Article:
It’s all change in the world of Glee. Many of the main characters have graduated, so Kurt (Chris Colfer) and Rachel (Lea Michele) have headed off to New York, initially Finn (Cory Monteith) is in the army, while others have headed off to various other places.
That means there’s space for some new Glee Club kids at McKinley High, while a few of the old faces are still waiting to graduate. Meanwhile Will (Matthew Morrison) and Emma’s (Jayma Mays) relationship is at a crossroads and most shockingly of all for fans of Klaine, Kurt and Blaine’s (Darren Criss) love may not be able to withstand the distance between them!
With so much change going on, it’s perhaps not surprising that the first half of this season is more than a little rocky. The show spends so much time trying to work out what to do with its new characters and how old ones will work in new situations, it becomes a little repetitive and uncertain of itself. This is particularly true of Rachel’s experiences at drama school, where she comes up against a hard-ass teacher played by Kate Hudson who seems to hate her on principal. It’s a plot set-up that quickly becomes annoying and makes you wonder whether having a show half set in NYC and half in Ohio is going to work.
Even the musical numbers, which up until this point have always ensured even the more tedious episodes were a fun watch, start to feel like either interruptions, or as if 10 minutes of the show have been spent just contriving an excuse to shoehorn that tune in. Likewise, previously Glee had always had fun with episodes that concentrated on particular artists or ideas, but here they feel lame, including a vaguely painful Grease-flavoured special, and a pointless and annoying alternate-universe ep. where we see what would have happened if Artie had never become a wheelchair-user and other tedious tales.
To be honest, by about 10 episodes in I was ready to give up on Glee altogether, but then it finds its feet again and while never reaching the highs of Season 2, it becomes a lot more fun to watch than it has up until that point.
There’s still a slight sense you’re watching two separate shows, but it begins to work. You also get an appreciation for what Cory Monteith brought to Glee, as it’s not until he arrives back at McKinley that it feels as if the show once more has an axel to spin around. Indeed that’s one of the biggest problems with the first 10 episodes. They feel rudderless, as if no one’s entirely sure what to do or how to move forward now that everything’s changed. However Finn gives it drive once more, both from Monteith’s presence and because the writers know how to use him as a centrepoint to help make new characters feel like part of the family.
With Monteith’s tragic death, Glee has definitely lost one of its greatest assets and it’s likely to leave a big hole in the show.
I may not have liked the first half of the season, but I enjoyed the rest of it quite a lot. The show is still trying to find a new reason to be, particularly as it realises it can’t keep using the same Glee Club singing competitions over and over again to base the entire show around, but also that it can’t give up on them completely either, as that’s what the show has always been about. However in making better use of great old characters, such as Brittany, Mercedes and (my personal favourite) Blaine , as well as finding ways to move the plot forward, such as a wedding, it comes back to life.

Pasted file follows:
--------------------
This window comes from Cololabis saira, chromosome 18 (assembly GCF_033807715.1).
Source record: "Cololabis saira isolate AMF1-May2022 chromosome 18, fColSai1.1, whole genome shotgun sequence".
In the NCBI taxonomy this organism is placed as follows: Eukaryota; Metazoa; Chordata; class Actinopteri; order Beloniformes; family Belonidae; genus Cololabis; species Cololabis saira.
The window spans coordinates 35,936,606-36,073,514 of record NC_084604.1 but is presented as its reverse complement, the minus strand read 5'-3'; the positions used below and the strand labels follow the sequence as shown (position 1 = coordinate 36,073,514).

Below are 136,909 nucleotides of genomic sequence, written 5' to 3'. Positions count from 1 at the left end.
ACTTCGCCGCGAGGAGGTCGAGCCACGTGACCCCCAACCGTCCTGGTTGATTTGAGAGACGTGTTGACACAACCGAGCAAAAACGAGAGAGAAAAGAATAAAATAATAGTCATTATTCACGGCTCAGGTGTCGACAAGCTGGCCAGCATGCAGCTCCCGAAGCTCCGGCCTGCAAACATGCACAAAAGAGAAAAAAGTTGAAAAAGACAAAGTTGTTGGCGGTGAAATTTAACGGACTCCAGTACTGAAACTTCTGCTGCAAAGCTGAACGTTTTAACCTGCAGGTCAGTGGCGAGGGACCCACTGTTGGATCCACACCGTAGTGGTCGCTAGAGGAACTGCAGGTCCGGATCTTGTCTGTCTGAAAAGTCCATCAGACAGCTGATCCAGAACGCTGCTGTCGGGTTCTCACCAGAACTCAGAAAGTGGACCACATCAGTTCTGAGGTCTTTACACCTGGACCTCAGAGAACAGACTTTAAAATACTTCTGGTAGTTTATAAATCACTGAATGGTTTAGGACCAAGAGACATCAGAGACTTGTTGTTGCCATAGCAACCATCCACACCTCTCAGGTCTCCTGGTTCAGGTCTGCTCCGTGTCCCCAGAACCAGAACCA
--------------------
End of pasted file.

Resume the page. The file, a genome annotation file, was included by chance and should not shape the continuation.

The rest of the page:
Even when its spinning its heels it’s more fun, including the episode ‘Naked’, which I’m sure many will enjoy just for the fact it’s an excuse to get most of the male characters to take their shirts off – all in the name of making a calendar of course. There is something slightly disturbing about the fact these are meant to be high school kids and the whole episode is about showing as much of their flesh as a teen show is allowed, but as long as you remember the actors are all older, you won’t feel too perverted.
The visuals on the Blu-ray are pretty good and a step up from when it was on TV, and as always the musical numbers sound good when given a proper surround mix. There’s also a decent selection of features for fans, ranging from a look at the making of the movie song special episode, ‘Girls (and Boys) on Film’, to the ability to isolate the season’s songs.
It’s certainly a rocky road for Season 4, but it thankfully manages to pull through. I went from being ready to never watch the show again after the first few episodes to actually looking forward to Season 5, which is quite a turnaround. It still remains to be seen whether it can keep the beat going, not least that Glee is now reeling from Monteith’s death, but hopefully it can keep singing, dancing and entertaining for a while longer.
Overall Verdict: Initially Season 4 of Glee doesn’t just seem to be jumping the shark but doing an entire Busby Berkeley number over it, but once it works out how to integrate its new characters as well as having a plot (instead of things just happening), it returns to being an entertaining show with plenty of fun musical numbers.
Reviewer: Tim Isaac